The environment

Kerry's energy and environmental proposals are more sustainable and scientifically sound.

In this year’s race for the U.S. presidency, President George W. Bush and Democratic presidential candidate Sen. John Kerry have clashed on every major election issue, from homeland security to stem cell research. But few debates come close to matching their clash on environmental policy.

Environmental issues draw many stakeholders to the table. Farmers and ranchers want relief from pests and better yields from their crops; naturalists and conservationists worry about the harmful effects of pesticide runoff on wildlife and fragile ecosystems.

These competing interests make it easy to label a candidate as either a “greenie” or an environmental disaster, depending on which side of the coin he falls on – and also makes it impossible to please everyone.

The trick, of course, is to strike a balance. While the Bush administration claims to have done just that during the last four years, in reality, most of its environmental “progress” has been anything but.

Bush has accumulated one of the most dismal environmental records in history. During Friday’s presidential debate, he grossly misled the audience with his grandiose list of false achievements, including “improvements” in air and water quality as well as protection for national forests and wildlife.

Bush’s incredibly named Clear Skies initiative decidedly undermines the Clean Air Act. Under the Clear Skies proposal, power plants would actually be allowed to release more pollution – including five times the amount of mercury currently allowed, as well as more carbon dioxide and other harmful gases that contribute to acid rain – than they would if the Clean Air Act were effectively enforced.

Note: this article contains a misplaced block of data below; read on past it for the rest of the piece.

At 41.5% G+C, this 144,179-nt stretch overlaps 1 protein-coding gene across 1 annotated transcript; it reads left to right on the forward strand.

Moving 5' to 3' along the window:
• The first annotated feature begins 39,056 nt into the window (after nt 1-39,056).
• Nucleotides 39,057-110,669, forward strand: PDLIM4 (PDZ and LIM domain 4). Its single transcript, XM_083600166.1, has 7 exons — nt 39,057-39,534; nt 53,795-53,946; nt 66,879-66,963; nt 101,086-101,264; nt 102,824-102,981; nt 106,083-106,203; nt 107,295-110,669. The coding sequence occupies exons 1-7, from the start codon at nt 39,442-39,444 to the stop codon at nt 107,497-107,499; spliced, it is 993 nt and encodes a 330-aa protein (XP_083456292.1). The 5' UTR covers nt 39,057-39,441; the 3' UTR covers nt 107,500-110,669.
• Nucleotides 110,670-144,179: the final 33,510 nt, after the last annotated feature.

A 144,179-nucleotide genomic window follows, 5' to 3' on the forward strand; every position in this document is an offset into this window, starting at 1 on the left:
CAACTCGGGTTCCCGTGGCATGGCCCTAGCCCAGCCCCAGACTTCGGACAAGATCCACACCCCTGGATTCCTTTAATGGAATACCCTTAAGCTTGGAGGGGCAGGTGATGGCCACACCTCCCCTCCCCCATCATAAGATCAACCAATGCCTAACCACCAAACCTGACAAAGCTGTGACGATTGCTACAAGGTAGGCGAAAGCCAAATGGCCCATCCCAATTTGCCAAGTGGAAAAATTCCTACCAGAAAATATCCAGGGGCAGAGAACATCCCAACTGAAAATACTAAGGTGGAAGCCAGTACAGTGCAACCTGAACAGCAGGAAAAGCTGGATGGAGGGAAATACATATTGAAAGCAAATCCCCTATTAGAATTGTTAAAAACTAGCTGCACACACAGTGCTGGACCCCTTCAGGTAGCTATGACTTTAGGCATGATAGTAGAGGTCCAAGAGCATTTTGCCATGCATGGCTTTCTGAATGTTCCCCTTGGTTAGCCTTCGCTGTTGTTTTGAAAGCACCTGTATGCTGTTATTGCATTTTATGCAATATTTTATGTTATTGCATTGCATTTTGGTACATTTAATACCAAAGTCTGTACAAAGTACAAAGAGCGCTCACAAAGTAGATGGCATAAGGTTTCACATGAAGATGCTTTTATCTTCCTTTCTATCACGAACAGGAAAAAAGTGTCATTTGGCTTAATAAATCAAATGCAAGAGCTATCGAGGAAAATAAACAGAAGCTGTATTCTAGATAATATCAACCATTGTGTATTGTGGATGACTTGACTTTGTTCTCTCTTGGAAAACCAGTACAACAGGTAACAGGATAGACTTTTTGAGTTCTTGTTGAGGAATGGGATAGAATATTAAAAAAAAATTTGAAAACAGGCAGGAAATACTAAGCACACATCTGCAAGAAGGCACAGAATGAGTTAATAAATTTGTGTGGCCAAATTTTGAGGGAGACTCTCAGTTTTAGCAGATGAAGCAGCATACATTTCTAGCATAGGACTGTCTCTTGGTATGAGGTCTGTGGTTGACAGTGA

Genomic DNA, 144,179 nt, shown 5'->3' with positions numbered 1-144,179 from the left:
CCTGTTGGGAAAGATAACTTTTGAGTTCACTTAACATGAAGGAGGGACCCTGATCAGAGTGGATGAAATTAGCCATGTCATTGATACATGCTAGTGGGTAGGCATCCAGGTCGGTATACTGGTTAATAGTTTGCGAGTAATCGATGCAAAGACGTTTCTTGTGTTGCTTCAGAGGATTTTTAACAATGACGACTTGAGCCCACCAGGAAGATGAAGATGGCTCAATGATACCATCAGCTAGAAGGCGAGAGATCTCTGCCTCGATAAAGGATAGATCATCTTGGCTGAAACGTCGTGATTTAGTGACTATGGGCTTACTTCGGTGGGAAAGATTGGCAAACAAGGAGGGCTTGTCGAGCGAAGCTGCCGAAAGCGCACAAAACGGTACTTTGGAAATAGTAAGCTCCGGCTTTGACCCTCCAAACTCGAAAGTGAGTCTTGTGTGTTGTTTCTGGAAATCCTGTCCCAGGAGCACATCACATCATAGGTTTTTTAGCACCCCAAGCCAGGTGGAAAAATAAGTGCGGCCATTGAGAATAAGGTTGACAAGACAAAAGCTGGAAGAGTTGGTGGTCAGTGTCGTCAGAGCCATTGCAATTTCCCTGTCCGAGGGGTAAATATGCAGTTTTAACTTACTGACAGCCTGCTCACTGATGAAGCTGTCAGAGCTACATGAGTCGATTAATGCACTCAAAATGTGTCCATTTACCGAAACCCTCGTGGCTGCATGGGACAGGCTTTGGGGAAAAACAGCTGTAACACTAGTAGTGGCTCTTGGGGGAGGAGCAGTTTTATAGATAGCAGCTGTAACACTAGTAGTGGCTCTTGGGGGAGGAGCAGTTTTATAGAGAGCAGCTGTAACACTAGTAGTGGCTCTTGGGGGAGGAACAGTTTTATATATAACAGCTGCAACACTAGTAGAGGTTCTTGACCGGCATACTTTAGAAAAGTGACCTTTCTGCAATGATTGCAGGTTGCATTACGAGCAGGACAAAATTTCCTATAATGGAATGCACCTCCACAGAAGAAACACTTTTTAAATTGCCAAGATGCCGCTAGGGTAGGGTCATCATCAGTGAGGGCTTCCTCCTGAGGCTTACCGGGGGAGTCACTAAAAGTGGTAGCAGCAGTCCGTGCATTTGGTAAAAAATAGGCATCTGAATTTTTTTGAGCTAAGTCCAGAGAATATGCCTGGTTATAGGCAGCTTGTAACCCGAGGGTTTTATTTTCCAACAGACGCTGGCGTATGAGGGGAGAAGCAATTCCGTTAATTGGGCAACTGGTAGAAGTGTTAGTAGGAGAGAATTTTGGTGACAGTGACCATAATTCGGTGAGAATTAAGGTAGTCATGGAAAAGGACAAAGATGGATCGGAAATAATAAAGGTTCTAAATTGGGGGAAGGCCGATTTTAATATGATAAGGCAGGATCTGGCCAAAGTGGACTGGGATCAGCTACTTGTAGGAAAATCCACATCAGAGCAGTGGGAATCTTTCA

The administration’s treatment of the Clean Water Act has been similarly abysmal. Bush has significantly weakened the act, allowing more sewage diversion into the nation’s water supply and reversing a Clinton administration decision to require states to speed up “nonpoint” pollution cleanup (pesticides, fertilizers, logging, street-project runoff and the like).

Furthermore, mercury levels continue to rise in the nation’s lakes, contaminating fish and endangering the people who eat them – especially children and pregnant women.

Bush has also done nothing to protect our nation’s few irreplaceable old-growth forests, which are relative hotspots of biodiversity, instead seeking to open more national forests to logging. The administration has failed to enforce endangered species protections already in place, instead asking for compliance exemptions and failing to designate critical habitat needed for many species’ survival.

Bush’s despicable desire to drill for oil in the Arctic National Wildlife Refuge is also impractical – even if all the oil in the refuge were collected, it could only power the United States for approximately a year and a half. It is clear Bush’s priorities are with businesses and oil companies – not protecting America the beautiful.

Challenging Bush’s plans are Kerry’s energy and environmental proposals, which are much more sustainable and scientifically sound than Bush’s quick-fix solutions and cleverly disguised “clean” initiatives. Kerry supports international commitments, such as the Kyoto Protocol, to reduce harmful gas emissions worldwide and hold the United States accountable for its pollution contributions. He also focuses on true renewable energy sources such as solar, wind and biodiesel fuel.

Kerry also plans to increase funding for national parks and curb logging in national forests. He opposes opening the Arctic National Wildlife Refuge to oil and natural gas exploration. He supports the original Clean Air Act and wants to further reduce mercury emissions.

Where Bush’s personal involvement with and profits from the oil industry taint his environmental credibility, Kerry’s personal life supports his strong record. He developed his relationship with his wife, Teresa Heinz Kerry – herself a strong environmental advocate – partially through their interests in environmental concerns.

Environmental problems are not always apparent during day-to-day living. But the negative effects continue and grow. Poor stewardship of our land will become more obvious as we lose pristine wilderness and become more conscious of dangerous pollutants in our air and water.

These concerns warrant a change in that stewardship.